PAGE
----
2020 Honors Costa Rica

2020 Honors Costa Rica

Honors Costa Rica 2020

Land Use Issues in Rainforest Conservation

Overview

Location: Costa Rica: Puntarenas (Osa Peninsula), Guanacaste (Liberia, Tilaran, Arenal), Alajuela (Monteverde), Limon (Cahuita, Indigenous villages of the BriBri), Cartago (Turrialba)

Dates: Summer B Term: July 23 – Aug. 22, 2020

 

Course Credits Credit Type
HONORS 382/BIOL 496: Land Use Policy in Costa Rica 5 Honors Interdisciplinary  (NW/I&S) “W”
HONORS 213/BIOL 493: Independent Study 5 Honors Science  (NW/I&S), “W”
HONORS 382: Spring Quarter Prep Seminar 2 Honors elective, does not count toward core requirements. VLPA, “W”

Information Sessions

  • 12/4/19 @ 9:30 am Honors Library (MGH 211)
  • 12/4/19 @ 9:30 am Honors Library (MGH 211)
  • 1/10/20 @ 1:30 pm MGH 206
  • 1/14/20 @ 9:30 am Hitchcock Hall (HCK) 312
  • 1/20/20 @ 4 pm LSB 301
  • 1/24/20 @ 2 pm LBD 301

About the Program

About the Program

Designed to expose students to many of the concerns that must be addressed in public policy regarding conservation and sustainable land use, both locally and at a national scale, in a country renown for its biodiversity and its extensive system of public and private reserves. Students will gain real-world understanding of ecological research, sustainable agriculture, ecotourism development, and the complexity of conservation issues in a field setting. Students will learn about land management practices and will talk with Costa Ricans about their livelihood and community. We will travel together to several national parks, private reserves, and research institutes within Costa Rica. We’ll have a couple of “days off”, but the entire group will be on the same schedule, staying together in field stations and small hotels, sharing charter bus rides and most meals (provided). Individual students will keep a journal, give oral presentations on natural history and tropical ecology, and prepare written briefs as we explore different points of view. Student teams will focus on specific issues and document, analyze and communicate their results in a final presentation.

Program components include:

1) Introduction to Costa Rica and tropical forests at Serena Field Station in Corcovado National Park on the Osa peninsula.

2) Tour country by bus:

  • Southwest coastal slopes
  • the lowlands/grazing lands of Guanacaste
  • the dry tropical forest of Santa Rosa
  • Rincon volcanos; and
  • Arenal the Caribbean lowland coast of Cahuita

Toucan

 

3) Course work and farm/coffee plantation visits

4) Monteverde Cloud forest and independent project work/presentation

Students will maintain a journal throughout the program, both to log events and learning experiences and to record external and internal observations.

The group will travel together to field stations and small hotels, sharing charter bus rides and most meals (provided). As the program moves about the country, students will prepare each other for upcoming experiences with small presentations concerning geography, economics, sociology, and civics.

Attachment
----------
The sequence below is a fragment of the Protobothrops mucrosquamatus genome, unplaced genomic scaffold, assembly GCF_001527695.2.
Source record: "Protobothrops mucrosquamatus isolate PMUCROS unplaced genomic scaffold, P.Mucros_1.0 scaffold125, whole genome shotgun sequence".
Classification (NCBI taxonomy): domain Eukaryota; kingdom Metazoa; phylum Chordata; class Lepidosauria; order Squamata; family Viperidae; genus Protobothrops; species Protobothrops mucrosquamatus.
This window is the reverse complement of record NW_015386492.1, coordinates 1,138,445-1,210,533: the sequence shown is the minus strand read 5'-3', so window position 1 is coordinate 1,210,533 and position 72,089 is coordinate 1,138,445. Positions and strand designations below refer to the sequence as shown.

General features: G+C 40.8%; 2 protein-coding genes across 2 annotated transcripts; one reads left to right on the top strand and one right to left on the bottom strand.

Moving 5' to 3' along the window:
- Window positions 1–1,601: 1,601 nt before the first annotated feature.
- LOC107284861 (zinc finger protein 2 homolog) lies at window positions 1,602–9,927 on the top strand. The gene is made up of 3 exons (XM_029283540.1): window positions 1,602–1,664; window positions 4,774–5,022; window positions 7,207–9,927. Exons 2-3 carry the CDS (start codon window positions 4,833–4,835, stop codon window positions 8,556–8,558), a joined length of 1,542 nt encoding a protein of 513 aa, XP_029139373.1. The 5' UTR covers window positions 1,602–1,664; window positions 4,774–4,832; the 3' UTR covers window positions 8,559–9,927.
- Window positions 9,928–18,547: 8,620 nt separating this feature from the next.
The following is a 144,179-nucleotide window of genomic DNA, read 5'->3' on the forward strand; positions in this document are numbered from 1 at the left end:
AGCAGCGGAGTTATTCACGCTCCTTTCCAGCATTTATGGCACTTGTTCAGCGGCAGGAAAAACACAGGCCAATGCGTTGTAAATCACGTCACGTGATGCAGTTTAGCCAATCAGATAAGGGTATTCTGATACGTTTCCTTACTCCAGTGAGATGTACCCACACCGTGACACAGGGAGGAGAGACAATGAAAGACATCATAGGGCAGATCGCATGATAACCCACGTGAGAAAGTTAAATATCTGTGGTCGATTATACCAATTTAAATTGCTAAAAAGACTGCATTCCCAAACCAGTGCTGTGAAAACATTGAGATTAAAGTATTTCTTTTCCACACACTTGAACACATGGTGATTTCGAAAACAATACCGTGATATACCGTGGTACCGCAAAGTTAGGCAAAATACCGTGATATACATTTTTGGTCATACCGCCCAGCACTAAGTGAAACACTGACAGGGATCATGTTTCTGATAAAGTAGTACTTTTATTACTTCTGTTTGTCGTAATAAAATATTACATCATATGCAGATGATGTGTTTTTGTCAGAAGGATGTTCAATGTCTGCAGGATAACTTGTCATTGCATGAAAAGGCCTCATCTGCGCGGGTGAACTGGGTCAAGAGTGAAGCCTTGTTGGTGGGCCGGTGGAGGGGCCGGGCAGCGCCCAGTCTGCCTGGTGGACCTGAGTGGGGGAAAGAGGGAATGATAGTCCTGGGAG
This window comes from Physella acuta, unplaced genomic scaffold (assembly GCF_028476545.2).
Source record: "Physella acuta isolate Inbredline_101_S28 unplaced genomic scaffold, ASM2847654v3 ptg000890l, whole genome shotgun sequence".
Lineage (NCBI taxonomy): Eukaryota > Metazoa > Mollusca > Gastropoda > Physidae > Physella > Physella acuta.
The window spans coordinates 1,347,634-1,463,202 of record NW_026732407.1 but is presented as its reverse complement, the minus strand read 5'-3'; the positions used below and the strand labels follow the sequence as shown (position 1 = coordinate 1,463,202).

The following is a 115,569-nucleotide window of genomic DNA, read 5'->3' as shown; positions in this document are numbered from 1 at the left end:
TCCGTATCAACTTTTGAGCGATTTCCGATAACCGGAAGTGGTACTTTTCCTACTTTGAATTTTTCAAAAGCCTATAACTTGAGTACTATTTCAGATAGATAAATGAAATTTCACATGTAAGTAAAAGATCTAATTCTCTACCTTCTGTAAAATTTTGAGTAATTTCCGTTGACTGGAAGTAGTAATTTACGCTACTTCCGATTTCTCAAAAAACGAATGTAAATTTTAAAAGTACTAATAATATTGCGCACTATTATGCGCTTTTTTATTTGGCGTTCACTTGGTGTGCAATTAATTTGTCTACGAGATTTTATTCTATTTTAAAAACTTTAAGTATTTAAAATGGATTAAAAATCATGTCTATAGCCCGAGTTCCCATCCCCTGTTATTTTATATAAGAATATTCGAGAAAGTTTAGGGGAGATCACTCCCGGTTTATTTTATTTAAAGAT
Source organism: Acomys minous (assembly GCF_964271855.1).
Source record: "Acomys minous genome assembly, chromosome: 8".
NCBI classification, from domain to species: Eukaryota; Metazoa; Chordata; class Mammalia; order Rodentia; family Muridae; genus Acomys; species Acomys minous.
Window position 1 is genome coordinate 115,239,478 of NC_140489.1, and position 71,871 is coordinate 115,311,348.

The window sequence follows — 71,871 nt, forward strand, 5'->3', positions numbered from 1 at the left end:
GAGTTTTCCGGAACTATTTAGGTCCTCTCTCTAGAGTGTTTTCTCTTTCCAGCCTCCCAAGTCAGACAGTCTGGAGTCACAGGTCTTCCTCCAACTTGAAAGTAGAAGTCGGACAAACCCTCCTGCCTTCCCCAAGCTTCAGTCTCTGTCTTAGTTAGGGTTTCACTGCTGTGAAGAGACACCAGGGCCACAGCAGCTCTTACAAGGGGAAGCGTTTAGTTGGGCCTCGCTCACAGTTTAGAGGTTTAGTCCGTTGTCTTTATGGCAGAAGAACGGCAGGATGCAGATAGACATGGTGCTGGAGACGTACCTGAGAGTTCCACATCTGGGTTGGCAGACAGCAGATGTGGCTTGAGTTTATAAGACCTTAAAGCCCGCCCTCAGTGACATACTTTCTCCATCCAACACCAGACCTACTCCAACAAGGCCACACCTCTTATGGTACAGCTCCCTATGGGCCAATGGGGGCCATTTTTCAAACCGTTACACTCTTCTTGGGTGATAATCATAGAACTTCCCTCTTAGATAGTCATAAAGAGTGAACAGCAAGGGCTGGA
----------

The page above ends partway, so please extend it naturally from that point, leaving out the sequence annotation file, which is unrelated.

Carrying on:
Housing

Students are housed in both rural and urban settings. In San Jose the group is housed  at a hotel known for its quality. The group will then spend a week in a rural jungle setting at a  field camp / research facility. The remainder of the program housing is spent at an NGO Field station (CATIE).

All lodging has security guards, lockable rooms, and dining facilities. Program director stays in the same facility.

Program Credit / Course Description

HONORS 382/BIOL 496: Land Use Policy in Costa Rica, 5 credits (NW/I&S, “W”)

Instructor: Michael Kennedy

This course is designed to expose students to many of the concerns that must be addressed in public policy regarding conservation and sustainable land use, both locally and at a national scale, in a country renown for its biodiversity and its extensive system of public and private reserves. Students will gain real- world understanding of ecological research, sustainable agriculture, ecotourism development, and the complexity of conservation issues in a field setting. Students will learn about land management practices and will talk with Costa Ricans about their livelihood and Rainforest Frogcommunity.

 

HONORS 213/BIOL 493: Independent Study, 5 credits (NW/I&S)

Instructor: Michael Kennedy and Moon Draper

Each student will arrive in Costa Rica prepared to discuss three topics: a particular organism likely to be seen, the history and general description for one of the stops, and a current socio-economic issue. Each stop will involve a “What would you guess?” assignment before learning about the local topic, and a follow up: “What did you learn?” assignment. There are two themes throughout the course: the notion that for each issue there are many stakeholders to consider and that quite often (almost always) a compromise is needed to address the issue. Students will gather data in the form of observations, interviews, experiences, and research to formulate suggestions for how the issue might be resolved. In the past, these issues have involved water usage, labour utilisation in the coffee agriculture and the evolving ecotourism trade (Costa Rica’s largest export).